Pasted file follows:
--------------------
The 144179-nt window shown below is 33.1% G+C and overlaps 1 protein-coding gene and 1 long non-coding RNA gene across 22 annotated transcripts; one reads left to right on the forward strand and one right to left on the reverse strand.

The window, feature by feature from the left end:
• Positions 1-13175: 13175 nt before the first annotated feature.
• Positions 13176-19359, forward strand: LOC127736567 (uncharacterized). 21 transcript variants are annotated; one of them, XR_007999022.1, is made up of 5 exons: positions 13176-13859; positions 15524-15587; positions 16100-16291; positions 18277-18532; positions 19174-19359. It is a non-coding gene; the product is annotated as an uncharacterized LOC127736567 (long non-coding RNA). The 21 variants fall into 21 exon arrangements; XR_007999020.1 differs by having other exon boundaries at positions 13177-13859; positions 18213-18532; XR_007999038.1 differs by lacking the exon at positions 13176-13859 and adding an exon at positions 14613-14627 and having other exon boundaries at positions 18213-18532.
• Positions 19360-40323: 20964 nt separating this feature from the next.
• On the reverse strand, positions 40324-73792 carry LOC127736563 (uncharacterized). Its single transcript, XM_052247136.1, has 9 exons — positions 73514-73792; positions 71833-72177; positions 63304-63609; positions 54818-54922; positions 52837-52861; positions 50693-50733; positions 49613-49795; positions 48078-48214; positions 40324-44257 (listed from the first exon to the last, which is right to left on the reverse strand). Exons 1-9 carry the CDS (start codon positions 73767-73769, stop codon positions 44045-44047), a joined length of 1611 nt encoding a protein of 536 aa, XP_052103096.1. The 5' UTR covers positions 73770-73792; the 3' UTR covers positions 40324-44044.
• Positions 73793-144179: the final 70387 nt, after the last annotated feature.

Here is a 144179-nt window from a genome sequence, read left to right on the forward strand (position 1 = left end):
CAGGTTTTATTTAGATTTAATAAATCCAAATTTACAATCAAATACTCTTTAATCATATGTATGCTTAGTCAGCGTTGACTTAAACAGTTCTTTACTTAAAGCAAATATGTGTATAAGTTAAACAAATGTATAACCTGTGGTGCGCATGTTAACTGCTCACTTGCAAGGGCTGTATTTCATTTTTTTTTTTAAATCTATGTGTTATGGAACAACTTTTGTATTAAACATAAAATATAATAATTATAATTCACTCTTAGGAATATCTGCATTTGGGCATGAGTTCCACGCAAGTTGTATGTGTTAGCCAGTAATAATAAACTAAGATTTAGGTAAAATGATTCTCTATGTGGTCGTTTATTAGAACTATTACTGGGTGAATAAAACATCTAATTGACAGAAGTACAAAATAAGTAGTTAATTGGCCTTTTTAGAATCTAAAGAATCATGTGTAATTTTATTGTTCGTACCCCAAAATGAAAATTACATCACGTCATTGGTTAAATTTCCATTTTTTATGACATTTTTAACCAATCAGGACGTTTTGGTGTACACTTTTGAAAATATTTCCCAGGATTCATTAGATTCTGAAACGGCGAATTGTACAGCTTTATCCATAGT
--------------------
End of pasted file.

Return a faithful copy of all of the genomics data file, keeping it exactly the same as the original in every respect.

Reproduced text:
The 144179-nt window shown below is 33.1% G+C and overlaps 1 protein-coding gene and 1 long non-coding RNA gene across 22 annotated transcripts; one reads left to right on the forward strand and one right to left on the reverse strand.

The window, feature by feature from the left end:
• Positions 1-13175: 13175 nt before the first annotated feature.
• Positions 13176-19359, forward strand: LOC127736567 (uncharacterized). 21 transcript variants are annotated; one of them, XR_007999022.1, is made up of 5 exons: positions 13176-13859; positions 15524-15587; positions 16100-16291; positions 18277-18532; positions 19174-19359. It is a non-coding gene; the product is annotated as an uncharacterized LOC127736567 (long non-coding RNA). The 21 variants fall into 21 exon arrangements; XR_007999020.1 differs by having other exon boundaries at positions 13177-13859; positions 18213-18532; XR_007999038.1 differs by lacking the exon at positions 13176-13859 and adding an exon at positions 14613-14627 and having other exon boundaries at positions 18213-18532.
• Positions 19360-40323: 20964 nt separating this feature from the next.
• On the reverse strand, positions 40324-73792 carry LOC127736563 (uncharacterized). Its single transcript, XM_052247136.1, has 9 exons — positions 73514-73792; positions 71833-72177; positions 63304-63609; positions 54818-54922; positions 52837-52861; positions 50693-50733; positions 49613-49795; positions 48078-48214; positions 40324-44257 (listed from the first exon to the last, which is right to left on the reverse strand). Exons 1-9 carry the CDS (start codon positions 73767-73769, stop codon positions 44045-44047), a joined length of 1611 nt encoding a protein of 536 aa, XP_052103096.1. The 5' UTR covers positions 73770-73792; the 3' UTR covers positions 40324-44044.
• Positions 73793-144179: the final 70387 nt, after the last annotated feature.

Here is a 144179-nt window from a genome sequence, read left to right on the forward strand (position 1 = left end):
CAGGTTTTATTTAGATTTAATAAATCCAAATTTACAATCAAATACTCTTTAATCATATGTATGCTTAGTCAGCGTTGACTTAAACAGTTCTTTACTTAAAGCAAATATGTGTATAAGTTAAACAAATGTATAACCTGTGGTGCGCATGTTAACTGCTCACTTGCAAGGGCTGTATTTCATTTTTTTTTTTAAATCTATGTGTTATGGAACAACTTTTGTATTAAACATAAAATATAATAATTATAATTCACTCTTAGGAATATCTGCATTTGGGCATGAGTTCCACGCAAGTTGTATGTGTTAGCCAGTAATAATAAACTAAGATTTAGGTAAAATGATTCTCTATGTGGTCGTTTATTAGAACTATTACTGGGTGAATAAAACATCTAATTGACAGAAGTACAAAATAAGTAGTTAATTGGCCTTTTTAGAATCTAAAGAATCATGTGTAATTTTATTGTTCGTACCCCAAAATGAAAATTACATCACGTCATTGGTTAAATTTCCATTTTTTATGACATTTTTAACCAATCAGGACGTTTTGGTGTACACTTTTGAAAATATTTCCCAGGATTCATTAGATTCTGAAACGGCGAATTGTACAGCTTTATCCATAGT